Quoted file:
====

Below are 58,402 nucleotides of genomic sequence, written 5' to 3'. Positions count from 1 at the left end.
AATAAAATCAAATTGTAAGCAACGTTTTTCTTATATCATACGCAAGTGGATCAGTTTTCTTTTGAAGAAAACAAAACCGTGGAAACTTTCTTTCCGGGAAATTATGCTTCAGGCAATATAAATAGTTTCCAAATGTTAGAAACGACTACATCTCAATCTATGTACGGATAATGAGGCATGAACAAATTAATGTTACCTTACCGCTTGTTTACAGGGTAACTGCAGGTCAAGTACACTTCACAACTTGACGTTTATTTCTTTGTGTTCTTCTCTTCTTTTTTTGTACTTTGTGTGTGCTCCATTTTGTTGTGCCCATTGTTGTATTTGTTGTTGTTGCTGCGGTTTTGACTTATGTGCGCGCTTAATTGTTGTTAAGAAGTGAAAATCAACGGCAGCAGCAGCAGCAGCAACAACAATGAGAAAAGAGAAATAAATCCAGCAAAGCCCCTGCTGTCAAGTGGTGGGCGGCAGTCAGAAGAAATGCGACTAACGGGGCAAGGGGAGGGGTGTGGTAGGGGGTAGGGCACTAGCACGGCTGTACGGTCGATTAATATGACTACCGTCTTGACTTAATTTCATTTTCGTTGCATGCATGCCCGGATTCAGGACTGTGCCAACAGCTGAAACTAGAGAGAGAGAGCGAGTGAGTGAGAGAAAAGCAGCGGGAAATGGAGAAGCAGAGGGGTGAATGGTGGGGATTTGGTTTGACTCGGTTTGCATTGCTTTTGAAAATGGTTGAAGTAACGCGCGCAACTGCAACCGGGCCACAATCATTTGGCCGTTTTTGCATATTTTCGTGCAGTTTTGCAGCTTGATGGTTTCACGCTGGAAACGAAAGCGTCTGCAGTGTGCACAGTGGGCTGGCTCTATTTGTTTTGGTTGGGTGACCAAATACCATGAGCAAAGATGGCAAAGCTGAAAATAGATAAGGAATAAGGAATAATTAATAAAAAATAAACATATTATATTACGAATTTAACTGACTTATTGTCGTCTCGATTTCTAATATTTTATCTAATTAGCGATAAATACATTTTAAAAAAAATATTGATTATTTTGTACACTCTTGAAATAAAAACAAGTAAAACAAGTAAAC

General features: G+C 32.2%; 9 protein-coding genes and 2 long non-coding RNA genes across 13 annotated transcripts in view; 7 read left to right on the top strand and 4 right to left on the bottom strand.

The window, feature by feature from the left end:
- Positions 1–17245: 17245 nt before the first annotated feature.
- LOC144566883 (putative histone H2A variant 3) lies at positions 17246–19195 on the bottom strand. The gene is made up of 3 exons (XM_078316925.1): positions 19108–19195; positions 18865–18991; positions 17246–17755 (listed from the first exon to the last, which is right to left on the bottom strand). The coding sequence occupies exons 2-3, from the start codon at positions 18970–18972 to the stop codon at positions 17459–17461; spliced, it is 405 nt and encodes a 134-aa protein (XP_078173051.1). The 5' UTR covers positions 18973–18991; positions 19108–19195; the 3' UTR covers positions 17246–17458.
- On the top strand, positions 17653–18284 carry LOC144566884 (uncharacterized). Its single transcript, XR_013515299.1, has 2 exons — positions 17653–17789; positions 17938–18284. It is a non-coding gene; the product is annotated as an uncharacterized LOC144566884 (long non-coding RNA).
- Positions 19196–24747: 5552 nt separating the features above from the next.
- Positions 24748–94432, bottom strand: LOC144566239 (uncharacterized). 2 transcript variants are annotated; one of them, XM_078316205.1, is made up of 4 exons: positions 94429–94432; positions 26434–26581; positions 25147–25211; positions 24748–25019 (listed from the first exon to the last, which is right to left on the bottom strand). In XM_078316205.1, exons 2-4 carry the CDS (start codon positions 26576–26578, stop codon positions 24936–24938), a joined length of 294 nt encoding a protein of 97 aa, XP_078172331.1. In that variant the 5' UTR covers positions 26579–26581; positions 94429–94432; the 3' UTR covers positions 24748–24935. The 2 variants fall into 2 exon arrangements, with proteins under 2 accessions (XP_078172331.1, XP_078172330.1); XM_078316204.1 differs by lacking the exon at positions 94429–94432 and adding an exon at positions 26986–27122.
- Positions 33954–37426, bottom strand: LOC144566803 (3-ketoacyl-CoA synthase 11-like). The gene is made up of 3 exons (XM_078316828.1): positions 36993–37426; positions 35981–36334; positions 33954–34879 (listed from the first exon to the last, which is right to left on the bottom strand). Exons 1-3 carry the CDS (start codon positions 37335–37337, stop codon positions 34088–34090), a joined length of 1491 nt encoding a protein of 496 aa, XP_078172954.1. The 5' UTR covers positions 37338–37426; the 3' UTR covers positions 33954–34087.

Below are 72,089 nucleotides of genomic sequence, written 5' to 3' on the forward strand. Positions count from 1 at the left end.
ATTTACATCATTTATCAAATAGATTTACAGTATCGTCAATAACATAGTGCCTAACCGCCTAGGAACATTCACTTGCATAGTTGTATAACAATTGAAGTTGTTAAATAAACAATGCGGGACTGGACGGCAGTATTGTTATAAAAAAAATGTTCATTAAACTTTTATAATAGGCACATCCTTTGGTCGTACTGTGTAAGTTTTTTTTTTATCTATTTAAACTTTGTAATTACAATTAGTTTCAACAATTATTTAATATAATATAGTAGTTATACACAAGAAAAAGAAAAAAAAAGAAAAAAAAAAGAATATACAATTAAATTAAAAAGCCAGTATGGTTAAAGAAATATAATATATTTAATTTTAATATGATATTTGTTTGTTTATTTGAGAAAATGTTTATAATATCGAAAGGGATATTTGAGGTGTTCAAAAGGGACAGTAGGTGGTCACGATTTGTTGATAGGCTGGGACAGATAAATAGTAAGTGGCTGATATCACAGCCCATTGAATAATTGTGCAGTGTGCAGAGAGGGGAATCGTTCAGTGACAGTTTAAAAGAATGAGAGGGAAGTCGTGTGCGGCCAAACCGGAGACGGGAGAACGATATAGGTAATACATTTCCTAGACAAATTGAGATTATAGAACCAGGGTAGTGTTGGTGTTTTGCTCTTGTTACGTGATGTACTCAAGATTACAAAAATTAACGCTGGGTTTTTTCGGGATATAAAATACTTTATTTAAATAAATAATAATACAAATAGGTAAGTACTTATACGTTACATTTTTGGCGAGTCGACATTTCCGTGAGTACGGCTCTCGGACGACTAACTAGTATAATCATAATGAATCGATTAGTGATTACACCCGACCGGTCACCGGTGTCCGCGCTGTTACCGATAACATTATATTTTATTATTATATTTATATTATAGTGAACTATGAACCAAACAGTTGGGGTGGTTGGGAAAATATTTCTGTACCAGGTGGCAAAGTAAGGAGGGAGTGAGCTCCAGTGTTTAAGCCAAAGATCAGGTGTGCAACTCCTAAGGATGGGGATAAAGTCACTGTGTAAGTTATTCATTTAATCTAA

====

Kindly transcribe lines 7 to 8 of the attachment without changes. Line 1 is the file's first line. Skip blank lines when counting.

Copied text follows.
- On the top strand, positions 17653–18284 carry LOC144566884 (uncharacterized). Its single transcript, XR_013515299.1, has 2 exons — positions 17653–17789; positions 17938–18284. It is a non-coding gene; the product is annotated as an uncharacterized LOC144566884 (long non-coding RNA).
- Positions 19196–24747: 5552 nt separating the features above from the next.